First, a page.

Revealed at the Paris motor show alongside the 2017 i20 WRC, the hot hatch concept has been developed as a collaboration between Hyundai Motorsport, Hyundai Motor Europe Technical Center and the manufacturer’s Performance Development & High Performance Division. The result is an aggressive, aerodynamic design that promises a sporty drive at a level we’ve not yet seen from Hyundai.
The RN30, when it emerges in production form, will bear the name i30N Plus, sitting above the regular i30N. Hyundai has been hyping up its N performance brand for a couple of years now, through various concept cars, and the RN30 gives us our best look yet at what we’ll be able to buy next year.
Power in the RN30 comes from Hyundai’s turbocharged 2.0-litre engine, developed specifically for N production models by enlarging the turbo and using forged rather than cast components. It pushes out 375bhp and 333lb ft, sent to an all-wheel drive system through a wet-type dual-clutch automatic transmission.
Performance technology includes rev matching to smooth out spirited driving, and an Electronic Variable Exhaust system that gets louder under hard acceleration. An electronic limited-slip differential is designed to send sufficient torque to each wheel when cornering.
The styling of the RN30 takes the silhouette of the i30 but lowers it dramatically and widens it for extra stability when cornering. It sits 84mm lower than the standard i30 and is 30mm wider. The wheel arches, which Hyundai calls floating fenders, and the front splitter and sideskirts are clearly motorsport-influenced and work to improve aerodynamic downforce. A rear spoiler is designed to keep the rear axle planted at speed and a large rear diffuser sits above twin centrally mounted exhaust pipes, finished in white ceramic. A roof-mounted fin runs down the centre of the car to the spoiler, and the bonnet has a vent fitted for added visual drama. The car rides on 19in lightweight alloy wheels and sports Hyundai’s latest 'cascading' grille and some distinctive headlights with LED daytime running lights.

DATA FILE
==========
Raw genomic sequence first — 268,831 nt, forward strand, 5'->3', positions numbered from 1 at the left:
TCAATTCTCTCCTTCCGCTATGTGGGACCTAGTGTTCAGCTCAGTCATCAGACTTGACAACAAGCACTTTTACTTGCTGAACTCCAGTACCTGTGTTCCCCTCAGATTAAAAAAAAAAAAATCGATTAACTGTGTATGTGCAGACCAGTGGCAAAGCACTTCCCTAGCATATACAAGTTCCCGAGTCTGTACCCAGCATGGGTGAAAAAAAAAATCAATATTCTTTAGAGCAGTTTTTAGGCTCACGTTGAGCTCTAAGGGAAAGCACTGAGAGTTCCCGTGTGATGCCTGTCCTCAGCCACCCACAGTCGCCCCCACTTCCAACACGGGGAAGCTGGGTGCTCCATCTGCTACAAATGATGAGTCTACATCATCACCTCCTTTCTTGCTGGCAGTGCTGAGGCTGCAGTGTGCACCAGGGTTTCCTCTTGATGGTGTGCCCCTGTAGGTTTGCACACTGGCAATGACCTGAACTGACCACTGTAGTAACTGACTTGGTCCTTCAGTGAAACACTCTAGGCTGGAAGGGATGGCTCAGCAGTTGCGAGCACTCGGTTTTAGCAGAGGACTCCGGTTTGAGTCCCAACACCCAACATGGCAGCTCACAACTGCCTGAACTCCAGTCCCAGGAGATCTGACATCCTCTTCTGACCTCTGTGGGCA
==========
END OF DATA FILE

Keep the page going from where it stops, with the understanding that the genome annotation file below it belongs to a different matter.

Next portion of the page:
Hyundai has looked to keep the weight of the RN30 low, but has eschewed carbonfibre in favour of plastic materials developed in collaboration with chemical firm BASF. Hyundai says this has produced a light, durable and environmentally friendly substance that’s used throughout the car.
The interior is stripped out, with components placed as low as possible in the car to keep the centre of gravity down. A bucket seat, mounted low, sits within an integrated roll cage designed both for safety and to increase the RN30’s body strength. Gimbal cameras are mounted on each A-pillar to capture driving heroics, and there’s another camera on the roof fin.
Strip away some of the concept car flashiness and this is essentially what the i30N Plus will look like when it’s revealed next year. It'll come as a more focused version of the i30N.
The i30N will go up against the Ford Focus ST. Developed in South Korea and tested at the Nürburgring in Germany, the hot model will be Hyundai’s first proper foray into performance hot hatches.